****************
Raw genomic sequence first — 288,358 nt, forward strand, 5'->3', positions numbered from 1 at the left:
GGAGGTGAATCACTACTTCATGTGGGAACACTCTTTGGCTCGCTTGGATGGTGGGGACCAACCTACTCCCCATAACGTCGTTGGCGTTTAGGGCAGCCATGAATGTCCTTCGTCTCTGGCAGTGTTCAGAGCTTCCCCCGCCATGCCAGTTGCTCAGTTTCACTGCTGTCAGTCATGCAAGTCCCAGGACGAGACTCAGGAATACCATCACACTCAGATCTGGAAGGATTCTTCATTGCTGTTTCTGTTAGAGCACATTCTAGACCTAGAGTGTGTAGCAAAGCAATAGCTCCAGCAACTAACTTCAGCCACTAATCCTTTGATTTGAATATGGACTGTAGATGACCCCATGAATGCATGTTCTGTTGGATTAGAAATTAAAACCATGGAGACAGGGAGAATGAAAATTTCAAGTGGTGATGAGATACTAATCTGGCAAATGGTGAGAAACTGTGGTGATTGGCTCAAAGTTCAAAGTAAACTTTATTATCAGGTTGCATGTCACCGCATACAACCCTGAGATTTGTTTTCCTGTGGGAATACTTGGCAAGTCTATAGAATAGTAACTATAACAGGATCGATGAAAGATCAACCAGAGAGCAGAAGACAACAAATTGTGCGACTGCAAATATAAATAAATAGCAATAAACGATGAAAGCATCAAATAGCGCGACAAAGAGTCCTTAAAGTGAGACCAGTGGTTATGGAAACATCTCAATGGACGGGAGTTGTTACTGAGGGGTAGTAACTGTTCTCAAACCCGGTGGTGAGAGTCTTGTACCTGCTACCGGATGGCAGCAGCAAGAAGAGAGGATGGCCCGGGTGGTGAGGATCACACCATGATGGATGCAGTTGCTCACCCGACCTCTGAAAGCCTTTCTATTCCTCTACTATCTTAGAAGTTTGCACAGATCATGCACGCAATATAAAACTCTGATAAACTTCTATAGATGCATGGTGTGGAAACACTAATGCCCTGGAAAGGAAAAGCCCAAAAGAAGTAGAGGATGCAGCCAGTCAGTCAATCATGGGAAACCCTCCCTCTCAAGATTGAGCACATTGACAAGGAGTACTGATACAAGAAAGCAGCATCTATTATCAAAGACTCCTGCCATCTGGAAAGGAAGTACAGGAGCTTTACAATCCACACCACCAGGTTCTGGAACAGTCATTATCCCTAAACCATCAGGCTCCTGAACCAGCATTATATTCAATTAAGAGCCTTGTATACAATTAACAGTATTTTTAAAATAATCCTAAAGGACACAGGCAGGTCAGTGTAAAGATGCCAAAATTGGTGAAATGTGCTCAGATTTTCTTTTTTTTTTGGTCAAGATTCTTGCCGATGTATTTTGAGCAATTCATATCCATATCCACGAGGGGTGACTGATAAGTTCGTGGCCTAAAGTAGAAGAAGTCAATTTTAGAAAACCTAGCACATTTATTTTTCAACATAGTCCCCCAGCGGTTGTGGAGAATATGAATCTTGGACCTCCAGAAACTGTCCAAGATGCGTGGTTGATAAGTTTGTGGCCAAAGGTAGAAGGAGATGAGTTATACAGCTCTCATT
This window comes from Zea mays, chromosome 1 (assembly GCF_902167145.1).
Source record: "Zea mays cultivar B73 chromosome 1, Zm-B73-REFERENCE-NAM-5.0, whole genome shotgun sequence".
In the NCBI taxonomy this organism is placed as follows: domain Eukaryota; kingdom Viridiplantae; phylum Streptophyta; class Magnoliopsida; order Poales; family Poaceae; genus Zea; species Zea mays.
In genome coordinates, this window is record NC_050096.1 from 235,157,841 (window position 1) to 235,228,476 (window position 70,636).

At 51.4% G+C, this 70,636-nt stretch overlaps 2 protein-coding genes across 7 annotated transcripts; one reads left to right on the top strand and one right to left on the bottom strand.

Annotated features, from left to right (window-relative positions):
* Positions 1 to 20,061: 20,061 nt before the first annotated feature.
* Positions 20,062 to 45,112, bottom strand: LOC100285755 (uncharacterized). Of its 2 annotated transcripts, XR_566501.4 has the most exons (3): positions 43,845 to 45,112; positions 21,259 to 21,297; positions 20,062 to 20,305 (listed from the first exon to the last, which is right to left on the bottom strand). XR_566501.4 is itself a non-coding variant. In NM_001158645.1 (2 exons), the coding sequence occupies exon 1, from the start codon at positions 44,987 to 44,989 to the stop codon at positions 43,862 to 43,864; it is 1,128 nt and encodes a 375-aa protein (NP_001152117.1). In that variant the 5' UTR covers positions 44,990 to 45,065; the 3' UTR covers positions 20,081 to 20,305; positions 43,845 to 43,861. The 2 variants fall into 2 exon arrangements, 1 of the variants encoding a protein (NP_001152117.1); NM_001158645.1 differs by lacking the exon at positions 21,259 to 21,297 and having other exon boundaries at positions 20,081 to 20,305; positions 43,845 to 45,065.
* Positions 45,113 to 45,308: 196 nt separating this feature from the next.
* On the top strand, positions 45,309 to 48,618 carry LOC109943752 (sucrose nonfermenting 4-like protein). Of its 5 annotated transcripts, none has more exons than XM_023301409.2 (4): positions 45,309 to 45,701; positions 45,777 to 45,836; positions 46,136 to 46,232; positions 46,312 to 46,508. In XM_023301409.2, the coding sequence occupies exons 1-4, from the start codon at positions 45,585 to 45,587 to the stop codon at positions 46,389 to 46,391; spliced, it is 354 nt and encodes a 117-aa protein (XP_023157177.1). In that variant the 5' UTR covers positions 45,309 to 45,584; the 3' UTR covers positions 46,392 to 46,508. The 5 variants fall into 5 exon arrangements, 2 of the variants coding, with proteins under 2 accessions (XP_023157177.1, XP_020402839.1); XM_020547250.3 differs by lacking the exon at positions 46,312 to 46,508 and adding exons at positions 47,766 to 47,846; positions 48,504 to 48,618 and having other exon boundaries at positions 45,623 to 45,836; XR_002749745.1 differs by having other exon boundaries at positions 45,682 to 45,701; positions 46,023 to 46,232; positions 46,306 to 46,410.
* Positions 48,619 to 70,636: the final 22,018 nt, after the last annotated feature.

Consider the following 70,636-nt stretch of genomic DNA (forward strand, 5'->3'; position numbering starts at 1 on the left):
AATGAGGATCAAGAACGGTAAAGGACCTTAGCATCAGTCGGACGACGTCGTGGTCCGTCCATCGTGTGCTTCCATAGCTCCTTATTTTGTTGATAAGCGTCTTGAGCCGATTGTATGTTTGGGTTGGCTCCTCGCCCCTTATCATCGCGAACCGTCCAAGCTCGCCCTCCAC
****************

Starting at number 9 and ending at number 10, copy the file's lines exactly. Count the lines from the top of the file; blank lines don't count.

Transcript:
* Positions 1 to 20,061: 20,061 nt before the first annotated feature.
* Positions 20,062 to 45,112, bottom strand: LOC100285755 (uncharacterized). Of its 2 annotated transcripts, XR_566501.4 has the most exons (3): positions 43,845 to 45,112; positions 21,259 to 21,297; positions 20,062 to 20,305 (listed from the first exon to the last, which is right to left on the bottom strand). XR_566501.4 is itself a non-coding variant. In NM_001158645.1 (2 exons), the coding sequence occupies exon 1, from the start codon at positions 44,987 to 44,989 to the stop codon at positions 43,862 to 43,864; it is 1,128 nt and encodes a 375-aa protein (NP_001152117.1). In that variant the 5' UTR covers positions 44,990 to 45,065; the 3' UTR covers positions 20,081 to 20,305; positions 43,845 to 43,861. The 2 variants fall into 2 exon arrangements, 1 of the variants encoding a protein (NP_001152117.1); NM_001158645.1 differs by lacking the exon at positions 21,259 to 21,297 and having other exon boundaries at positions 20,081 to 20,305; positions 43,845 to 45,065.